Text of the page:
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The Evolution of Polycapillary Optics


The concept of polycapillary optics was introduced in the late 1980’s. During this time, XOS and a few other groups around the world conducted extensive research and development to significantly improve the optic manufacturing process. As a result, XOS became a leading global manufacturer of highperformance X-ray polycapillary optics and excitation systems. Today, polycapillary X-ray optics are used as key components in high-end X-ray analytical instruments and have dramatically enhanced system performance.


A polycapillary X-ray optic consists of an array of tiny glass capillaries (up to a few million) formed into a well-defined shape. It collects a large solid angle of X-rays from a divergent X-ray source and redirects them by multiple external total reflections, to form either a focused beam (Figure 1) or a quasi-parallel beam (Figure 2).

Figure 1: Focusing X-ray Optic

A polycapillary focusing optic can focus the X-rays to a spot size as small as 5µm (at Rh Ka radiation, 20.2 keV). The X-ray flux density obtained at the focus of the optic can be up to five orders of magnitude higher than that obtained with a conventional pinhole collimator. This level of X-ray flux density improvement has been a game-changer for micro X-ray fluorescence.


The most important aspects of a polycapillary optic are the design and performance parameters:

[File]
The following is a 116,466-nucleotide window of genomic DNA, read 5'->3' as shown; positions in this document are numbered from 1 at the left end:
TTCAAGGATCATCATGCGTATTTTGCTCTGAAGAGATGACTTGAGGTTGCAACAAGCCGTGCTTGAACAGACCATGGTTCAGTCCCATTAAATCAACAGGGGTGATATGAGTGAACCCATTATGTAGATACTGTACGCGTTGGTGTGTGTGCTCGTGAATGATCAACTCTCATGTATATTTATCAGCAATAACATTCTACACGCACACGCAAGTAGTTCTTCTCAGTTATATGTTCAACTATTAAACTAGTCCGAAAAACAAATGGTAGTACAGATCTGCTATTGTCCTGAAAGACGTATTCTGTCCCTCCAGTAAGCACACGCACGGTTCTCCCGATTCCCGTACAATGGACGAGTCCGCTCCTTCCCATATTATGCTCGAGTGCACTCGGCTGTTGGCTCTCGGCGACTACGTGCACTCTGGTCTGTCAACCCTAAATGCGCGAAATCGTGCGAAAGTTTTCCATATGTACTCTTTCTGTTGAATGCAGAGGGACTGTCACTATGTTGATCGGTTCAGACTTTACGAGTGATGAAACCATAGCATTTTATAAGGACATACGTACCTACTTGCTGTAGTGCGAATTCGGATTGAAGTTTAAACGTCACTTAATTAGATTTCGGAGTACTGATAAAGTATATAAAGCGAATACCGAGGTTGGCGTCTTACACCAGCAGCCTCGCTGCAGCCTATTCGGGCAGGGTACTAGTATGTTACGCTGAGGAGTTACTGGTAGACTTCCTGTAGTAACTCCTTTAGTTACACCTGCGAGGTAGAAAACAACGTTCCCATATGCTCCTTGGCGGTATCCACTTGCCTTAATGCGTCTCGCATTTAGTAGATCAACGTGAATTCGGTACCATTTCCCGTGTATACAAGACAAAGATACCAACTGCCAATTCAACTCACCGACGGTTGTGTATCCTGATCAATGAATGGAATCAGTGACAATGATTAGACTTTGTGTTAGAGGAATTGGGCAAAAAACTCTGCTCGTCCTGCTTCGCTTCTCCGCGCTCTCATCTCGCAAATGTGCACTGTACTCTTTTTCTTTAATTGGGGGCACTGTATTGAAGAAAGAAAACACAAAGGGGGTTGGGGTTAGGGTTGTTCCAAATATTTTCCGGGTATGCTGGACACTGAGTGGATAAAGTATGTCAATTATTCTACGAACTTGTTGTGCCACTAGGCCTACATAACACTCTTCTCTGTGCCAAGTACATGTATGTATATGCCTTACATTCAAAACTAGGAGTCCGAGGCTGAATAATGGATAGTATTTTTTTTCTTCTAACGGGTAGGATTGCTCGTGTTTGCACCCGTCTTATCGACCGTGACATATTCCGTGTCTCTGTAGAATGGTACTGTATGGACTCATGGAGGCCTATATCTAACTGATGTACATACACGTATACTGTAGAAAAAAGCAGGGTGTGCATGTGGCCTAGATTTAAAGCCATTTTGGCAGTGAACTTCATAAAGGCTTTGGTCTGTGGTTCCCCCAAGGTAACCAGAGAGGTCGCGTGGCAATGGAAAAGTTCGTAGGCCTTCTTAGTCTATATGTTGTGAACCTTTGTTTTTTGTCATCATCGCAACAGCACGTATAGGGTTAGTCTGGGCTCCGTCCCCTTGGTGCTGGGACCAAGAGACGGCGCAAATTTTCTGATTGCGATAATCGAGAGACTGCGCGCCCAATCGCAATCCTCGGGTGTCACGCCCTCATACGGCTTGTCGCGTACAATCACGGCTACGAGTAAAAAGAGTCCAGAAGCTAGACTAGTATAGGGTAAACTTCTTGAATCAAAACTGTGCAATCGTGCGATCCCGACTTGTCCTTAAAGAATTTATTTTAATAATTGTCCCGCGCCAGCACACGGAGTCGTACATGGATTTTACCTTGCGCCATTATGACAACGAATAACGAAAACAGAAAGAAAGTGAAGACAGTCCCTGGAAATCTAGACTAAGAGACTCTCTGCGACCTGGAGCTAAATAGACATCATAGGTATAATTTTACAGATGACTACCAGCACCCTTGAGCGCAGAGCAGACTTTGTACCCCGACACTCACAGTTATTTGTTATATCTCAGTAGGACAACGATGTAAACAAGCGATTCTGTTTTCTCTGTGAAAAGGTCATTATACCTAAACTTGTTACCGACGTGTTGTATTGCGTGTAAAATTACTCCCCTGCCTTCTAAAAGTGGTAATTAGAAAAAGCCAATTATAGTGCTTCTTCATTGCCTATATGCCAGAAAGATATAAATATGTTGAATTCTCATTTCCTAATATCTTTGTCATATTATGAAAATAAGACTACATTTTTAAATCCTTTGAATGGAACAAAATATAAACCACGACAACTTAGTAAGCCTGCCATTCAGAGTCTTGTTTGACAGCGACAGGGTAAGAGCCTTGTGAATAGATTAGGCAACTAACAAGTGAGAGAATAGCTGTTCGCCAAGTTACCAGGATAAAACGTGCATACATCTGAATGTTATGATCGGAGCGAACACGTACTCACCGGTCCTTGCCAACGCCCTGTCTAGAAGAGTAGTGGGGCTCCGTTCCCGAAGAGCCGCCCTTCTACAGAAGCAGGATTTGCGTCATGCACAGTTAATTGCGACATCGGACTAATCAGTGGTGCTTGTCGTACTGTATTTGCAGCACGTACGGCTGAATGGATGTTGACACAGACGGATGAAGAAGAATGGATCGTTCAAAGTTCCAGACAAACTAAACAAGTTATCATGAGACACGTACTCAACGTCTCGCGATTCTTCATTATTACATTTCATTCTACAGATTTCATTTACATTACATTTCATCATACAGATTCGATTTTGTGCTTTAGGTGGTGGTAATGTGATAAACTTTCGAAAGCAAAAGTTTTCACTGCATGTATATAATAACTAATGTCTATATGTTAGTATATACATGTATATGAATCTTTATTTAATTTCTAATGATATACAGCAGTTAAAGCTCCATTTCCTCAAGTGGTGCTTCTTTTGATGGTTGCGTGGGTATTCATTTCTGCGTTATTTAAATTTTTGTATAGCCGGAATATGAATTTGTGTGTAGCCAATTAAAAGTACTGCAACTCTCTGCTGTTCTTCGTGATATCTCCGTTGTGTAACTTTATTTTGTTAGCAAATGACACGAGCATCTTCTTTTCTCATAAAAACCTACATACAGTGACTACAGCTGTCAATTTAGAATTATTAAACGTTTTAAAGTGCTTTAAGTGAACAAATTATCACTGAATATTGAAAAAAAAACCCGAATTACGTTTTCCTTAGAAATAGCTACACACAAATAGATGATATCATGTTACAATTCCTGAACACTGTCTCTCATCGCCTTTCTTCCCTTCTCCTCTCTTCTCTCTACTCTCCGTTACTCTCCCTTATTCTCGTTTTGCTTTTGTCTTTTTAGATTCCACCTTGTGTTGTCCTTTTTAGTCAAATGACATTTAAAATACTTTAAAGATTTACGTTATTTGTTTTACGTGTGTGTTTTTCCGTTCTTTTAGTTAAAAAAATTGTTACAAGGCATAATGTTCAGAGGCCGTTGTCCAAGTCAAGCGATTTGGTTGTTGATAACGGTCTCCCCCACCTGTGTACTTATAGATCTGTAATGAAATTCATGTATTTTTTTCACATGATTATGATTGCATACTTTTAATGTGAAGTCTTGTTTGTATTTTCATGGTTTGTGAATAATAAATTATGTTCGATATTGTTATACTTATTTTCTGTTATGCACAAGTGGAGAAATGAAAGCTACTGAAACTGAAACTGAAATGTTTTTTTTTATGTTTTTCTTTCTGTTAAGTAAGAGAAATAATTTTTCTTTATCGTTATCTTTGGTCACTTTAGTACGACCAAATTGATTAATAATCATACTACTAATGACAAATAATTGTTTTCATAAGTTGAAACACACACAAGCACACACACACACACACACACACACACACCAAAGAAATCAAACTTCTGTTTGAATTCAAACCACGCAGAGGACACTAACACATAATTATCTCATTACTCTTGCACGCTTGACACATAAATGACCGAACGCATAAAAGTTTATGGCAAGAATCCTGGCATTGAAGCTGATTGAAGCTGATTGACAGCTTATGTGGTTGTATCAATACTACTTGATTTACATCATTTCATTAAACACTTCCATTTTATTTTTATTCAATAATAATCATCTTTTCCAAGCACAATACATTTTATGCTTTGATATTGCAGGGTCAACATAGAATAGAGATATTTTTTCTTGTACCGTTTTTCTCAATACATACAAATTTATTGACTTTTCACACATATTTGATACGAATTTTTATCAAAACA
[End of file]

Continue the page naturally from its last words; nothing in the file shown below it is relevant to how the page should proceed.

• Input focal distance (IFD): To define where the X-ray source is to be placed
  • Output focal distance (OFD): To define where the smallest beam size is obtained
  • Focal spot size: Energy dependent and normally characterized using the knife-edge method
  • Effective collection solid angle (ECSA): Directly proportional to the output beam intensity
  • Intensity gain: Comparison to a conventional pinhole collimator
  • Transmission efficiency: Ratio of the X-rays exiting the output end of the optic to those entering the optic at the input end

Figure 2: Collimating X-ray Optic

A polycapillary collimating optic, with the output beam diameter as large as 25mm, can generate a quasi-parallel X-ray beam for applications such as X-ray diffraction (XRD) and wavelength dispersive spectrometry (WDS). Depending on the X-ray energy, the collection solid angle of the optic can be up to 40˚ and the transmission efficiency can reach 40%.



The advances of the polycapillary X-ray optics have made it a must-have optical component in high-end X-ray analytical instruments for pioneering industrial applications like micro XRF. The optics have also been successfully used in synchrotron radiation facilities for research in micro X-ray analysis (XRF and X-ray absorption spectroscopy). Other unique applications include confocal XRF analysis and super-conducting EDS detectors.